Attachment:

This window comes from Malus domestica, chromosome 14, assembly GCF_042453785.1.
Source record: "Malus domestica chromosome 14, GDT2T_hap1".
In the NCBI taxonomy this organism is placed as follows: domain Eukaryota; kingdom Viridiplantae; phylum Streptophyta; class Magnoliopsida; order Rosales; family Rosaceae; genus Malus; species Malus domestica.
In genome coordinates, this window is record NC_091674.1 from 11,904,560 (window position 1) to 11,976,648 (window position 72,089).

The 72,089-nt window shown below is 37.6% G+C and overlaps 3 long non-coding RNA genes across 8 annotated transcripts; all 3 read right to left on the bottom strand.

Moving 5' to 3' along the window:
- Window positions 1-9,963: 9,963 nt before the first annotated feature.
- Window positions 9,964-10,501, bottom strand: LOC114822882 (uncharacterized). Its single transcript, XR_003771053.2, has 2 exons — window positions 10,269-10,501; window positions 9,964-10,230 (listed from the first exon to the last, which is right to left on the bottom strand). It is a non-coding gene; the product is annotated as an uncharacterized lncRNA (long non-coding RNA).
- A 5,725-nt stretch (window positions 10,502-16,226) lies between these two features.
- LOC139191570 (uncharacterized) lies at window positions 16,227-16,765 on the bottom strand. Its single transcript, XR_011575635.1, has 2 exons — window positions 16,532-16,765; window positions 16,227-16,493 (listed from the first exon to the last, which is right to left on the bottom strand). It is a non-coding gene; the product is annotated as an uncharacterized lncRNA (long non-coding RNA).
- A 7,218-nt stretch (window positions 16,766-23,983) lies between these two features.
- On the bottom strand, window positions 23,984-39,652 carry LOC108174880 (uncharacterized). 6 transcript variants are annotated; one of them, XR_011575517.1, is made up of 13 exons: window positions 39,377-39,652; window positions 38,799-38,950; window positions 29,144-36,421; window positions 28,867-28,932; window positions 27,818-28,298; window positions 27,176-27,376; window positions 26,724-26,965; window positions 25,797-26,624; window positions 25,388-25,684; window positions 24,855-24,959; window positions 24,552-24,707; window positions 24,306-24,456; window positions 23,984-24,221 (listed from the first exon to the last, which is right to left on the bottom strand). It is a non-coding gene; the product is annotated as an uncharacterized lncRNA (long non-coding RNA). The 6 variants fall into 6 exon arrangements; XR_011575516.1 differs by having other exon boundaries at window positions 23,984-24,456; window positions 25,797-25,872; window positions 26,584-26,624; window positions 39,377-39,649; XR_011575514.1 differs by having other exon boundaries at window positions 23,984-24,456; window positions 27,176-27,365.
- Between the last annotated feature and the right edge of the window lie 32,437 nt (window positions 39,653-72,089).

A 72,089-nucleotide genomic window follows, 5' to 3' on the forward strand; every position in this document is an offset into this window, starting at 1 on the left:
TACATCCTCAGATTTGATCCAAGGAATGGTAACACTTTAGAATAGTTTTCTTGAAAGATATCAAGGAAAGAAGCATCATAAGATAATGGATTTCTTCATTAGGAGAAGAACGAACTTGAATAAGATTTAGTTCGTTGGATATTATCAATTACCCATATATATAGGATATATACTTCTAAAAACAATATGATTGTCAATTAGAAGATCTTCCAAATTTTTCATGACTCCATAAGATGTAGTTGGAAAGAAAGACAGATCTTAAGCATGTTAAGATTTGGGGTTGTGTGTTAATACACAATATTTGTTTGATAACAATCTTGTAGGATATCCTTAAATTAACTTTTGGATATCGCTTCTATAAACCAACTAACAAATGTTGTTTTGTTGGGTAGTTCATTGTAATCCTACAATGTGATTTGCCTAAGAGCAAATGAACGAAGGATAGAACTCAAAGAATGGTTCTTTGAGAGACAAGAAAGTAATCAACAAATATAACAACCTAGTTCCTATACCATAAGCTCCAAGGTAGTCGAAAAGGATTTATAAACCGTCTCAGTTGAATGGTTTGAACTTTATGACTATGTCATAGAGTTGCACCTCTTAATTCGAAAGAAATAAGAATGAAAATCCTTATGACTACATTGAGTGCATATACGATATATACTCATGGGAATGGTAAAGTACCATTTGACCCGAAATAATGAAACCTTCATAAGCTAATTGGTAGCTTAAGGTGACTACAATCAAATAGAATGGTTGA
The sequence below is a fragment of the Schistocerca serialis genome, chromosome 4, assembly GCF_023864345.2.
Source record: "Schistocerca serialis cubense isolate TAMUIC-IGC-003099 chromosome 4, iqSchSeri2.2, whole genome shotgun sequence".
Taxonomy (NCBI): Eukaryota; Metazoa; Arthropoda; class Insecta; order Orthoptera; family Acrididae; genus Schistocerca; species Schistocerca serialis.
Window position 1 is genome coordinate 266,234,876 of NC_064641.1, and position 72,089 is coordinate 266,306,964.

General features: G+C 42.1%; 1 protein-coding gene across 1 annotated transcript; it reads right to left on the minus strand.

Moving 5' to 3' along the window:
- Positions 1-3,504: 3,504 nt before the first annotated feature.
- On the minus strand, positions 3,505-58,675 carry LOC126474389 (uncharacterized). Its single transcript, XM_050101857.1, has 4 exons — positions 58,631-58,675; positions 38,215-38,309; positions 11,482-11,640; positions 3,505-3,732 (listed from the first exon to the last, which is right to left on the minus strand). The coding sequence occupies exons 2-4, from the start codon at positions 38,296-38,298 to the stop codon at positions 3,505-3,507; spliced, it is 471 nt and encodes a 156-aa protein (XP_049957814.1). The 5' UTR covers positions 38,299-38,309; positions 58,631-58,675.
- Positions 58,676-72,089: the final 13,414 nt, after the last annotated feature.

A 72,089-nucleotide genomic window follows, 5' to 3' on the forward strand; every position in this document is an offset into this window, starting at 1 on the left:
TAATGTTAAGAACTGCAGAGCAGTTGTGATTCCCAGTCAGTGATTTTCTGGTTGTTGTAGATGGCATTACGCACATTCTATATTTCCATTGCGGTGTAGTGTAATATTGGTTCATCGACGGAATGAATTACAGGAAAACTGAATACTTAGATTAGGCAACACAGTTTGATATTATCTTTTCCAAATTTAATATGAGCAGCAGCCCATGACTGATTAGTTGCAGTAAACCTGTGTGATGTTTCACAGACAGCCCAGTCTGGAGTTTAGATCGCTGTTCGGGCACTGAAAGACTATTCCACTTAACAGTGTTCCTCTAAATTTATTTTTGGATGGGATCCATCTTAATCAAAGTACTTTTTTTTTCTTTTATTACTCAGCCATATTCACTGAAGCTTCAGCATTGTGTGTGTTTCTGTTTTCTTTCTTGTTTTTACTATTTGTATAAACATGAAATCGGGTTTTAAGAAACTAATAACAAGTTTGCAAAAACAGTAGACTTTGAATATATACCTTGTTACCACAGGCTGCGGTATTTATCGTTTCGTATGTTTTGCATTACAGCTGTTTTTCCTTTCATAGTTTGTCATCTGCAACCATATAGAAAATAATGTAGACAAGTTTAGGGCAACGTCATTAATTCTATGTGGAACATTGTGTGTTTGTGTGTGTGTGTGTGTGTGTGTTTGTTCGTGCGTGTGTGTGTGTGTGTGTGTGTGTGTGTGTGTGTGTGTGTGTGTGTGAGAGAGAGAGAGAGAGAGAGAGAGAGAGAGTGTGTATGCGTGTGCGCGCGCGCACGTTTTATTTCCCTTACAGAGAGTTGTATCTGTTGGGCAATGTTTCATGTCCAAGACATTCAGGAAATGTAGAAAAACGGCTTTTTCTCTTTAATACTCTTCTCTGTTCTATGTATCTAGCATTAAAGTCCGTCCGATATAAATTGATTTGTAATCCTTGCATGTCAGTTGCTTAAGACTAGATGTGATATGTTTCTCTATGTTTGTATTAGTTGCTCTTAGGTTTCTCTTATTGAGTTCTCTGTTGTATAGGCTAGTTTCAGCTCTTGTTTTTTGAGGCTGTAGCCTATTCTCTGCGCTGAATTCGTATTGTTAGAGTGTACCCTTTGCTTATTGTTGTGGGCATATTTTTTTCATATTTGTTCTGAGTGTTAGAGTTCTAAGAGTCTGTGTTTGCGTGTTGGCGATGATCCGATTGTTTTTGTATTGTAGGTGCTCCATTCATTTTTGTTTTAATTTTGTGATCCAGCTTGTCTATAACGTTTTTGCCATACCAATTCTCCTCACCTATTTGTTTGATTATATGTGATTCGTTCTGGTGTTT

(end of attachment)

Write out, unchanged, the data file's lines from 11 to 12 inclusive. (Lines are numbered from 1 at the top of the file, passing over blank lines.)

- A 7,218-nt stretch (window positions 16,766-23,983) lies between these two features.
- On the bottom strand, window positions 23,984-39,652 carry LOC108174880 (uncharacterized). 6 transcript variants are annotated; one of them, XR_011575517.1, is made up of 13 exons: window positions 39,377-39,652; window positions 38,799-38,950; window positions 29,144-36,421; window positions 28,867-28,932; window positions 27,818-28,298; window positions 27,176-27,376; window positions 26,724-26,965; window positions 25,797-26,624; window positions 25,388-25,684; window positions 24,855-24,959; window positions 24,552-24,707; window positions 24,306-24,456; window positions 23,984-24,221 (listed from the first exon to the last, which is right to left on the bottom strand). It is a non-coding gene; the product is annotated as an uncharacterized lncRNA (long non-coding RNA). The 6 variants fall into 6 exon arrangements; XR_011575516.1 differs by having other exon boundaries at window positions 23,984-24,456; window positions 25,797-25,872; window positions 26,584-26,624; window positions 39,377-39,649; XR_011575514.1 differs by having other exon boundaries at window positions 23,984-24,456; window positions 27,176-27,365.